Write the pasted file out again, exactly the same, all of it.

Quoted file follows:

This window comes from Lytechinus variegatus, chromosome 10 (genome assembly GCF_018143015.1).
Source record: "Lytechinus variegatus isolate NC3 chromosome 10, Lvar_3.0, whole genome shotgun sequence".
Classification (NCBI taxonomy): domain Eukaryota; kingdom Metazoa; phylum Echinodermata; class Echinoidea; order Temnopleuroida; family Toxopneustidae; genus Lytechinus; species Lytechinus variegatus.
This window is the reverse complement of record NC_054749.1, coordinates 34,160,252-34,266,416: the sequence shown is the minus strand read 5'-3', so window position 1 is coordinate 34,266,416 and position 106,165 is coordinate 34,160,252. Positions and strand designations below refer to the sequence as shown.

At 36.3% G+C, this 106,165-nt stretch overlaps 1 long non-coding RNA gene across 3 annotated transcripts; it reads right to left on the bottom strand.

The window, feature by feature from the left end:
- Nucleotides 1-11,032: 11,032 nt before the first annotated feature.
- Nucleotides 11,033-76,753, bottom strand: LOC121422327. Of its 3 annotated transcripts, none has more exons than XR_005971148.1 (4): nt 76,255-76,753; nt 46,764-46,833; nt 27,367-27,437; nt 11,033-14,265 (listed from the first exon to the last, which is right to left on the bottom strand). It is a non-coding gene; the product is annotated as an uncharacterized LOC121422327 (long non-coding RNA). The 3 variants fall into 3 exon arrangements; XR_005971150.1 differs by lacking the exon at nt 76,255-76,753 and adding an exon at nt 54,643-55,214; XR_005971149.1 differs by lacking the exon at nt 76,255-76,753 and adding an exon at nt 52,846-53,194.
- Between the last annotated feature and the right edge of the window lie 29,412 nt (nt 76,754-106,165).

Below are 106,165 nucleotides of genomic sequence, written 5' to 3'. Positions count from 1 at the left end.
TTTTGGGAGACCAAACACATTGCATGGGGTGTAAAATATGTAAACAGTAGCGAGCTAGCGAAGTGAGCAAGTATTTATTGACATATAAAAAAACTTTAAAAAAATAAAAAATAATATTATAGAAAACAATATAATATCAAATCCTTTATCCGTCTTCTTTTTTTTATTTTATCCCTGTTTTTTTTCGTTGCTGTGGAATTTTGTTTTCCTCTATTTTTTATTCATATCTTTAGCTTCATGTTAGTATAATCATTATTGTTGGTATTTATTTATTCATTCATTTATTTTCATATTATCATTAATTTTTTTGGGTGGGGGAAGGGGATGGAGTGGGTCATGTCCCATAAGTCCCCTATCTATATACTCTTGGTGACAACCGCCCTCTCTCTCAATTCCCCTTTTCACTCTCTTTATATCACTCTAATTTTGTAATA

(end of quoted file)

This window comes from Lytechinus variegatus, chromosome 10 (genome assembly GCF_018143015.1).
Source record: "Lytechinus variegatus isolate NC3 chromosome 10, Lvar_3.0, whole genome shotgun sequence".
Classification (NCBI taxonomy): domain Eukaryota; kingdom Metazoa; phylum Echinodermata; class Echinoidea; order Temnopleuroida; family Toxopneustidae; genus Lytechinus; species Lytechinus variegatus.
This window is the reverse complement of record NC_054749.1, coordinates 34,160,252-34,266,416: the sequence shown is the minus strand read 5'-3', so window position 1 is coordinate 34,266,416 and position 106,165 is coordinate 34,160,252. Positions and strand designations below refer to the sequence as shown.

At 36.3% G+C, this 106,165-nt stretch overlaps 1 long non-coding RNA gene across 3 annotated transcripts; it reads right to left on the bottom strand.

The window, feature by feature from the left end:
- Nucleotides 1-11,032: 11,032 nt before the first annotated feature.
- Nucleotides 11,033-76,753, bottom strand: LOC121422327. Of its 3 annotated transcripts, none has more exons than XR_005971148.1 (4): nt 76,255-76,753; nt 46,764-46,833; nt 27,367-27,437; nt 11,033-14,265 (listed from the first exon to the last, which is right to left on the bottom strand). It is a non-coding gene; the product is annotated as an uncharacterized LOC121422327 (long non-coding RNA). The 3 variants fall into 3 exon arrangements; XR_005971150.1 differs by lacking the exon at nt 76,255-76,753 and adding an exon at nt 54,643-55,214; XR_005971149.1 differs by lacking the exon at nt 76,255-76,753 and adding an exon at nt 52,846-53,194.
- Between the last annotated feature and the right edge of the window lie 29,412 nt (nt 76,754-106,165).

Below are 106,165 nucleotides of genomic sequence, written 5' to 3'. Positions count from 1 at the left end.
TTTTGGGAGACCAAACACATTGCATGGGGTGTAAAATATGTAAACAGTAGCGAGCTAGCGAAGTGAGCAAGTATTTATTGACATATAAAAAAACTTTAAAAAAATAAAAAATAATATTATAGAAAACAATATAATATCAAATCCTTTATCCGTCTTCTTTTTTTTATTTTATCCCTGTTTTTTTTCGTTGCTGTGGAATTTTGTTTTCCTCTATTTTTTATTCATATCTTTAGCTTCATGTTAGTATAATCATTATTGTTGGTATTTATTTATTCATTCATTTATTTTCATATTATCATTAATTTTTTTGGGTGGGGGAAGGGGATGGAGTGGGTCATGTCCCATAAGTCCCCTATCTATATACTCTTGGTGACAACCGCCCTCTCTCTCAATTCCCCTTTTCACTCTCTTTATATCACTCTAATTTTGTAATA